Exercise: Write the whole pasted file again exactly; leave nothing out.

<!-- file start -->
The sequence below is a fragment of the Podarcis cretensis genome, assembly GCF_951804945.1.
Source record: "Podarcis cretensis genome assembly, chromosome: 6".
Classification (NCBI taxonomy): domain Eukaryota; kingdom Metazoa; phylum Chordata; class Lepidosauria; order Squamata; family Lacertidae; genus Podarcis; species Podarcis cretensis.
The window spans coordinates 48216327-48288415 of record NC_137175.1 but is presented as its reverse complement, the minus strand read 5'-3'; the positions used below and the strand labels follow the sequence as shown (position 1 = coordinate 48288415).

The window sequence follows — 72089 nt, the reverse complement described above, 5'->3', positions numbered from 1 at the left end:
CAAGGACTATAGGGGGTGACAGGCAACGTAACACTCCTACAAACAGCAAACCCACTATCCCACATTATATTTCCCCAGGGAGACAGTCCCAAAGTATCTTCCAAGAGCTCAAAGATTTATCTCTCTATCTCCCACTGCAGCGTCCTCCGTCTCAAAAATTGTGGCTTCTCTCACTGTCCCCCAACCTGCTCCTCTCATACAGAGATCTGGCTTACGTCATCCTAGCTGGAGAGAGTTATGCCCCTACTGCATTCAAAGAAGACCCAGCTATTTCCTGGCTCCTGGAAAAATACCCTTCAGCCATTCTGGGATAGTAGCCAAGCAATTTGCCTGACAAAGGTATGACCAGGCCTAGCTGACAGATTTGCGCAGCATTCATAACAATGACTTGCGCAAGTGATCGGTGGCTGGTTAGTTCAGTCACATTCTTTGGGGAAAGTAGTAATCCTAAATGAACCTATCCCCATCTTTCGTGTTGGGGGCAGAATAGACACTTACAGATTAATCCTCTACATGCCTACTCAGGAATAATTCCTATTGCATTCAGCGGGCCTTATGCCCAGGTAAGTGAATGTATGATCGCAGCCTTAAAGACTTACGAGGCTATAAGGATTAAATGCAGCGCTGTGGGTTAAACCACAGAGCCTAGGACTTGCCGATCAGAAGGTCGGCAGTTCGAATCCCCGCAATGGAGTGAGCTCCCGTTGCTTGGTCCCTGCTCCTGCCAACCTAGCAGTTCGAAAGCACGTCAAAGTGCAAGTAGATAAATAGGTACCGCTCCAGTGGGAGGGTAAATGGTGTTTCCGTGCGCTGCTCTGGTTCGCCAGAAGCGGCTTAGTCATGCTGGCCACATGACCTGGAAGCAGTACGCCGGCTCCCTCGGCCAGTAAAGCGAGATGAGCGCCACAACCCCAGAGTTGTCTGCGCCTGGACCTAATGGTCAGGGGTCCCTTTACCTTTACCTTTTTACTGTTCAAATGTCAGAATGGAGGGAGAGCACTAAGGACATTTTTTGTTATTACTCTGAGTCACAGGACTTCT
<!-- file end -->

The sequence below is a fragment of the Podarcis cretensis genome, assembly GCF_951804945.1.
Source record: "Podarcis cretensis genome assembly, chromosome: 6".
Classification (NCBI taxonomy): domain Eukaryota; kingdom Metazoa; phylum Chordata; class Lepidosauria; order Squamata; family Lacertidae; genus Podarcis; species Podarcis cretensis.
The window spans coordinates 48216327-48288415 of record NC_137175.1 but is presented as its reverse complement, the minus strand read 5'-3'; the positions used below and the strand labels follow the sequence as shown (position 1 = coordinate 48288415).

The window sequence follows — 72089 nt, the reverse complement described above, 5'->3', positions numbered from 1 at the left end:
CAAGGACTATAGGGGGTGACAGGCAACGTAACACTCCTACAAACAGCAAACCCACTATCCCACATTATATTTCCCCAGGGAGACAGTCCCAAAGTATCTTCCAAGAGCTCAAAGATTTATCTCTCTATCTCCCACTGCAGCGTCCTCCGTCTCAAAAATTGTGGCTTCTCTCACTGTCCCCCAACCTGCTCCTCTCATACAGAGATCTGGCTTACGTCATCCTAGCTGGAGAGAGTTATGCCCCTACTGCATTCAAAGAAGACCCAGCTATTTCCTGGCTCCTGGAAAAATACCCTTCAGCCATTCTGGGATAGTAGCCAAGCAATTTGCCTGACAAAGGTATGACCAGGCCTAGCTGACAGATTTGCGCAGCATTCATAACAATGACTTGCGCAAGTGATCGGTGGCTGGTTAGTTCAGTCACATTCTTTGGGGAAAGTAGTAATCCTAAATGAACCTATCCCCATCTTTCGTGTTGGGGGCAGAATAGACACTTACAGATTAATCCTCTACATGCCTACTCAGGAATAATTCCTATTGCATTCAGCGGGCCTTATGCCCAGGTAAGTGAATGTATGATCGCAGCCTTAAAGACTTACGAGGCTATAAGGATTAAATGCAGCGCTGTGGGTTAAACCACAGAGCCTAGGACTTGCCGATCAGAAGGTCGGCAGTTCGAATCCCCGCAATGGAGTGAGCTCCCGTTGCTTGGTCCCTGCTCCTGCCAACCTAGCAGTTCGAAAGCACGTCAAAGTGCAAGTAGATAAATAGGTACCGCTCCAGTGGGAGGGTAAATGGTGTTTCCGTGCGCTGCTCTGGTTCGCCAGAAGCGGCTTAGTCATGCTGGCCACATGACCTGGAAGCAGTACGCCGGCTCCCTCGGCCAGTAAAGCGAGATGAGCGCCACAACCCCAGAGTTGTCTGCGCCTGGACCTAATGGTCAGGGGTCCCTTTACCTTTACCTTTTTACTGTTCAAATGTCAGAATGGAGGGAGAGCACTAAGGACATTTTTTGTTATTACTCTGAGTCACAGGACTTCT